Jul 03, 2019 09:13 PM EDT
The biomolecules human immune systems deploy to find, tag, and destroy invading pathogens are the antibodies. Their work includes binding to specific targets, called epitopes, on the surfaces of antigens, like locks to keys. Scientists have, for so many years, exploited this selective tagging mechanism in natural antibodies to engineer antibody-based probes that let them purify and study different types of proteins within cells.
Epitope tagging is one tried and true technique that involves fusing an epitope to a protein of interest and using fluorescently labeled antibodies to make those proteins visible, but only in fixed, dead cells.
Recently, a cross-disciplinary group of researchers from Colorado State University and the Tokyo Institute of Technology has made an addition to the new tool in the arsenal of antibody-based probes, but with a powerful distinction: the researchers' genetically encoded probe works in living cells. Professor Tim Stasevich from CSU Monfort led the work and also Professor Hiroshi Kimura from Tokyo Tech, and they published the result of their study in the journal Nature Communications.
The first author of the study and a post-doctoral researcher in Stasevich's lab who designed most of the experiments, Ning Zhao, noted that their new antibody-based probe is affectionately called a "frankenbody." It is like stitching new limbs on a body, the scientists have taken the binding regions of a normal antibody, the 'sticky parts,' and grafted them to a different scaffold that remains stable in live cells, but retains the specificity of the antibody.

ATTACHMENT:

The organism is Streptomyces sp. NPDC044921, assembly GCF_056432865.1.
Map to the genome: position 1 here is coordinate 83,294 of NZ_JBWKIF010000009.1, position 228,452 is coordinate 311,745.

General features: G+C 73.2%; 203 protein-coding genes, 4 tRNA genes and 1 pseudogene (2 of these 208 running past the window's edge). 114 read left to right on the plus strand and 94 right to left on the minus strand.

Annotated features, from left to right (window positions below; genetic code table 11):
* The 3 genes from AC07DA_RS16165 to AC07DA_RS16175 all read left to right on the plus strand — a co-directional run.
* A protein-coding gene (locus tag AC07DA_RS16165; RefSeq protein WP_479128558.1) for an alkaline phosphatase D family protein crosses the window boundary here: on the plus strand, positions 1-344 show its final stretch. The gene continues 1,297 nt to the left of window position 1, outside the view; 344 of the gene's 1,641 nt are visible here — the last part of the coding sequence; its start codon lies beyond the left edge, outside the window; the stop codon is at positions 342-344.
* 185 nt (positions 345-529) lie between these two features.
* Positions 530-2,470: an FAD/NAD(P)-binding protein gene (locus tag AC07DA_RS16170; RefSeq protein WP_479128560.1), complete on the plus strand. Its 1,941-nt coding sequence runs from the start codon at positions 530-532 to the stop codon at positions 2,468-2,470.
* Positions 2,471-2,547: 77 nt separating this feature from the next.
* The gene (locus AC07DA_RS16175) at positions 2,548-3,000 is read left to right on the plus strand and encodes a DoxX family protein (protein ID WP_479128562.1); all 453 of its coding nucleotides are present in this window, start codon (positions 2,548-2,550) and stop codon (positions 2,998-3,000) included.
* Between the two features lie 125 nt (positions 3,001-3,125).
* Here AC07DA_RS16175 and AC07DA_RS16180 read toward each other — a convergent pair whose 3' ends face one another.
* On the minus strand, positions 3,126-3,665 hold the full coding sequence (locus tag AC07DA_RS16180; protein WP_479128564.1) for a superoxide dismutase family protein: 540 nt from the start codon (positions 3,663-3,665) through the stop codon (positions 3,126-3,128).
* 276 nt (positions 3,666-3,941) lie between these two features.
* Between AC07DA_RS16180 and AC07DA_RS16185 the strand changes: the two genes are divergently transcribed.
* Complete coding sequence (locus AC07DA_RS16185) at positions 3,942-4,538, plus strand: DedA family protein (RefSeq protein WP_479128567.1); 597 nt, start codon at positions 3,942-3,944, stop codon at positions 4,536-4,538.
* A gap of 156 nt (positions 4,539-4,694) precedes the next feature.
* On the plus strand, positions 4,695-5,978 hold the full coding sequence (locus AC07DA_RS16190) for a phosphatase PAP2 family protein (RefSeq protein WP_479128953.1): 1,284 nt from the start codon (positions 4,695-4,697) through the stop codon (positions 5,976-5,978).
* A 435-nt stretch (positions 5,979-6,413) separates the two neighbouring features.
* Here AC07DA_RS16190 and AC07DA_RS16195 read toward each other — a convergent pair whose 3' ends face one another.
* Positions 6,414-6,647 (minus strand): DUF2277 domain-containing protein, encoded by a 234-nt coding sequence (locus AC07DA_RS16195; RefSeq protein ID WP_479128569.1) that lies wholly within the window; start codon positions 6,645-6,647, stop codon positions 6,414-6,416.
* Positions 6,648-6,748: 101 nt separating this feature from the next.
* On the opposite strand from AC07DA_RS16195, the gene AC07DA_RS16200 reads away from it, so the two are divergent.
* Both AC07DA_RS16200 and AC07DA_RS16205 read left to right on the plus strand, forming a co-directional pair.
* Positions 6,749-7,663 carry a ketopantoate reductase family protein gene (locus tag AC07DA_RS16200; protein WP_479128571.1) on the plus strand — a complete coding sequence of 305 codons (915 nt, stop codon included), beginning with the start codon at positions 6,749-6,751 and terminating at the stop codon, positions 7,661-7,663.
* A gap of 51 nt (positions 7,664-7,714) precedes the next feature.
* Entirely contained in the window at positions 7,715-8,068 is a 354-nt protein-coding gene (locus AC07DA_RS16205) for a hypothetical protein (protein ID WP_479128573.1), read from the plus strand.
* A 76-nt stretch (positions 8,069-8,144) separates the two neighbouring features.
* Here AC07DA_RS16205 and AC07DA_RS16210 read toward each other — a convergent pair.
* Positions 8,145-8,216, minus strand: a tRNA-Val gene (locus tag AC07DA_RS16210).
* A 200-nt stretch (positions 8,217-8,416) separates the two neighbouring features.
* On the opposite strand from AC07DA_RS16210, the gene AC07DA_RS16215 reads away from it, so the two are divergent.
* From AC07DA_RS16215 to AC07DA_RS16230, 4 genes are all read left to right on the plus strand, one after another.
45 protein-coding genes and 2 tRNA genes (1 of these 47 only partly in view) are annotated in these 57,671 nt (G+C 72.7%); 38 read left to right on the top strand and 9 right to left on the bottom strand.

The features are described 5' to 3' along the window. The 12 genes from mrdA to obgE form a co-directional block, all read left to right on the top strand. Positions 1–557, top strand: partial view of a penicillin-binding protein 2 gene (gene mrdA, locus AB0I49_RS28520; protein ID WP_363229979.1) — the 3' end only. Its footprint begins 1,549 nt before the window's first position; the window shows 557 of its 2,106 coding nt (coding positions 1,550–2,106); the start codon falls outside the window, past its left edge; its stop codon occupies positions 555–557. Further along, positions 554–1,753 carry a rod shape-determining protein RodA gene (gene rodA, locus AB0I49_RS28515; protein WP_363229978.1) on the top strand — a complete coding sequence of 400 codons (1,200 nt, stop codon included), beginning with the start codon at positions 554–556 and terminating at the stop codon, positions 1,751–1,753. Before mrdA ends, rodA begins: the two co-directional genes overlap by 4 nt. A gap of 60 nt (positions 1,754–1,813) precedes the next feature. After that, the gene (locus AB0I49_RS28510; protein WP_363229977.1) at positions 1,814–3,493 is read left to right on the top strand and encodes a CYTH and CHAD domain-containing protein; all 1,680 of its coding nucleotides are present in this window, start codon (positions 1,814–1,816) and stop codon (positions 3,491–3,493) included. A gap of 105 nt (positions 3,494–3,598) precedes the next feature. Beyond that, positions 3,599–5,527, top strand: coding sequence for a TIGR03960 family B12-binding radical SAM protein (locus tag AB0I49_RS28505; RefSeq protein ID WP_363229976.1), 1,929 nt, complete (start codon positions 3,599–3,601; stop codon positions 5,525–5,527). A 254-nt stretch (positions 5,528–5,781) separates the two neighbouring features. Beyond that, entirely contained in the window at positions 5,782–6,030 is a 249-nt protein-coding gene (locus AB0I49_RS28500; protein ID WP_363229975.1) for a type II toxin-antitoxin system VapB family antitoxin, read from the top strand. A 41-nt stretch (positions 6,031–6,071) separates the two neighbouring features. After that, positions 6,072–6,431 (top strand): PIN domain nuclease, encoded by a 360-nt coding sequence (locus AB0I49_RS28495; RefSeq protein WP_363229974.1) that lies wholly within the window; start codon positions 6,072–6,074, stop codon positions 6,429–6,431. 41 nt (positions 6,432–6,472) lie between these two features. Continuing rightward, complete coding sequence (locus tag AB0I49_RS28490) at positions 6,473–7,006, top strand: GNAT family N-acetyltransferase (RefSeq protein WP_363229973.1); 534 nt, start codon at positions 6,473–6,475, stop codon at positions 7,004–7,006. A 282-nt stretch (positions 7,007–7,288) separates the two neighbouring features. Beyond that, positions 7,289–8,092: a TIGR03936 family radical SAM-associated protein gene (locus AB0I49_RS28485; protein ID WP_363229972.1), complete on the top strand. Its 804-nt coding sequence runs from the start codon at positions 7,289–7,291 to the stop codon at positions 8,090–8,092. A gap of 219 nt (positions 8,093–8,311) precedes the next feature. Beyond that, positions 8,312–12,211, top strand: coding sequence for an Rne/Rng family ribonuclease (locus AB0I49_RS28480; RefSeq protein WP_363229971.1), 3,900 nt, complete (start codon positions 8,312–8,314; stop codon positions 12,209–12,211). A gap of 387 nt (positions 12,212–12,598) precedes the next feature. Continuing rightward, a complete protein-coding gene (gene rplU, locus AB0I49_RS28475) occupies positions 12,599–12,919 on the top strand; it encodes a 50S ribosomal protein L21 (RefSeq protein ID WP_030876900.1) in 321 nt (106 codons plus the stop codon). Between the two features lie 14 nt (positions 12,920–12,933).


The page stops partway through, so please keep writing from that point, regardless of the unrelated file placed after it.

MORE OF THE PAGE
An assistant professor in the Department of Biochemistry and Molecular Biology at CSU, Stasevich, said that they are interested in intracellular antibodies because they can use them as imaging reagents in a live cell. Tagging is not necessary, as a Green Fluorescent Protein, instead there is a fluorescent antibody that will bind to the protein that needs to be visualized.
The new probe would be a useful complement to the green fluorescent protein (GFP), a comprehensive biochemistry tool and subject of a Nobel Prize that involves genetically fusing a light-up green tag to a protein of interest. The GFP, however, is limited by its relatively large size and the time it takes to fluoresce. With this new probe from the CSU researchers, the tag is smaller and becomes fluorescent faster, so the "birth" of a protein of interest can be captured in real time.
The scientists have the goal of making their tool useful immediately, and they designed their probe to work with the classic HA tag. HA is a widely used small linear epitope tag that is derived from a portion of the human influenza virus protein hemagglutinin. According to Stasevich, for the longest time, people have been looking at HA-tagged proteins in fixed, dead cells. Now, it is possible to image the dynamics of those proteins in live cells.
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